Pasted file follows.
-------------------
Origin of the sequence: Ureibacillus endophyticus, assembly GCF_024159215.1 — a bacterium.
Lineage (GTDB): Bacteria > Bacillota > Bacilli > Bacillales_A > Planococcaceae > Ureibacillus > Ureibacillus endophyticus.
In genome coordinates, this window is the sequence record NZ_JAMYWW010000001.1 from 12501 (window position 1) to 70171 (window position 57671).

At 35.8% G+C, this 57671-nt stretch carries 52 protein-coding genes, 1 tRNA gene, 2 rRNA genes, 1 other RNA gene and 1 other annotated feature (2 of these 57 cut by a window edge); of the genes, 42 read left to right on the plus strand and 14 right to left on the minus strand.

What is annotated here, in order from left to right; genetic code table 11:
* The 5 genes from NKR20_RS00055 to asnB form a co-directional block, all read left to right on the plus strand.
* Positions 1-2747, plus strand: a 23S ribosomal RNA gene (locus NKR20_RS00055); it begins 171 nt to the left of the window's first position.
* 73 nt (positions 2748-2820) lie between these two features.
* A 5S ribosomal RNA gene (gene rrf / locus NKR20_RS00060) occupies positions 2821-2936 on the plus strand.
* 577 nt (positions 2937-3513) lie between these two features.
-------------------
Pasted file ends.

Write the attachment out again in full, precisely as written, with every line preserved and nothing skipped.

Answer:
Origin of the sequence: Ureibacillus endophyticus, assembly GCF_024159215.1 — a bacterium.
Lineage (GTDB): Bacteria > Bacillota > Bacilli > Bacillales_A > Planococcaceae > Ureibacillus > Ureibacillus endophyticus.
In genome coordinates, this window is the sequence record NZ_JAMYWW010000001.1 from 12501 (window position 1) to 70171 (window position 57671).

At 35.8% G+C, this 57671-nt stretch carries 52 protein-coding genes, 1 tRNA gene, 2 rRNA genes, 1 other RNA gene and 1 other annotated feature (2 of these 57 cut by a window edge); of the genes, 42 read left to right on the plus strand and 14 right to left on the minus strand.

What is annotated here, in order from left to right; genetic code table 11:
* The 5 genes from NKR20_RS00055 to asnB form a co-directional block, all read left to right on the plus strand.
* Positions 1-2747, plus strand: a 23S ribosomal RNA gene (locus NKR20_RS00055); it begins 171 nt to the left of the window's first position.
* 73 nt (positions 2748-2820) lie between these two features.
* A 5S ribosomal RNA gene (gene rrf / locus NKR20_RS00060) occupies positions 2821-2936 on the plus strand.
* 577 nt (positions 2937-3513) lie between these two features.